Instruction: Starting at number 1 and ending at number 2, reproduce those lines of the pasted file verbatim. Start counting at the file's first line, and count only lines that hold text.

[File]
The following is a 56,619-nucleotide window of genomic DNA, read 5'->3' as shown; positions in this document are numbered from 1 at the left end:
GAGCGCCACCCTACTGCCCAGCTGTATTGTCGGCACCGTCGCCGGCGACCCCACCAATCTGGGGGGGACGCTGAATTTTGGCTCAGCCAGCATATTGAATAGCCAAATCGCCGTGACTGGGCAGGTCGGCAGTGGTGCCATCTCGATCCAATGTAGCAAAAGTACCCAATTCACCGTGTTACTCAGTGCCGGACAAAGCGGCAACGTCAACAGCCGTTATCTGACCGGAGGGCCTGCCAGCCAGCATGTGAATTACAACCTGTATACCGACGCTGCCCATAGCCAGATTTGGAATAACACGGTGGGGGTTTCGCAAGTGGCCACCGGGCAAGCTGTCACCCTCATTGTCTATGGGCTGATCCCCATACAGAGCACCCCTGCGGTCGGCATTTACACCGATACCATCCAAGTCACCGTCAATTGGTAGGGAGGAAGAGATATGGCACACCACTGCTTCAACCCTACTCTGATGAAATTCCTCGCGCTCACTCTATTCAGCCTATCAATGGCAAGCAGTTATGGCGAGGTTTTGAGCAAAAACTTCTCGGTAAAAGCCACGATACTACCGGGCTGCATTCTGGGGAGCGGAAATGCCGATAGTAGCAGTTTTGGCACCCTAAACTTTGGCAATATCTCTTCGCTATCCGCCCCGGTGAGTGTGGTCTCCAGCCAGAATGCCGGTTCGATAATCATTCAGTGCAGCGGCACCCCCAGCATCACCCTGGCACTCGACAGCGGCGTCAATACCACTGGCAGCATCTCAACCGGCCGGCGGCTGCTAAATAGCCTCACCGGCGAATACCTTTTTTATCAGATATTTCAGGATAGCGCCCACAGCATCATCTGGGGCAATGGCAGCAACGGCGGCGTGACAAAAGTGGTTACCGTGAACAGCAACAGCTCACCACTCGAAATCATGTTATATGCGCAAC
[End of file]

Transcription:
The following is a 56,619-nucleotide window of genomic DNA, read 5'->3' as shown; positions in this document are numbered from 1 at the left end:
GAGCGCCACCCTACTGCCCAGCTGTATTGTCGGCACCGTCGCCGGCGACCCCACCAATCTGGGGGGGACGCTGAATTTTGGCTCAGCCAGCATATTGAATAGCCAAATCGCCGTGACTGGGCAGGTCGGCAGTGGTGCCATCTCGATCCAATGTAGCAAAAGTACCCAATTCACCGTGTTACTCAGTGCCGGACAAAGCGGCAACGTCAACAGCCGTTATCTGACCGGAGGGCCTGCCAGCCAGCATGTGAATTACAACCTGTATACCGACGCTGCCCATAGCCAGATTTGGAATAACACGGTGGGGGTTTCGCAAGTGGCCACCGGGCAAGCTGTCACCCTCATTGTCTATGGGCTGATCCCCATACAGAGCACCCCTGCGGTCGGCATTTACACCGATACCATCCAAGTCACCGTCAATTGGTAGGGAGGAAGAGATATGGCACACCACTGCTTCAACCCTACTCTGATGAAATTCCTCGCGCTCACTCTATTCAGCCTATCAATGGCAAGCAGTTATGGCGAGGTTTTGAGCAAAAACTTCTCGGTAAAAGCCACGATACTACCGGGCTGCATTCTGGGGAGCGGAAATGCCGATAGTAGCAGTTTTGGCACCCTAAACTTTGGCAATATCTCTTCGCTATCCGCCCCGGTGAGTGTGGTCTCCAGCCAGAATGCCGGTTCGATAATCATTCAGTGCAGCGGCACCCCCAGCATCACCCTGGCACTCGACAGCGGCGTCAATACCACTGGCAGCATCTCAACCGGCCGGCGGCTGCTAAATAGCCTCACCGGCGAATACCTTTTTTATCAGATATTTCAGGATAGCGCCCACAGCATCATCTGGGGCAATGGCAGCAACGGCGGCGTGACAAAAGTGGTTACCGTGAACAGCAACAGCTCACCACTCGAAATCATGTTATATGCGCAAC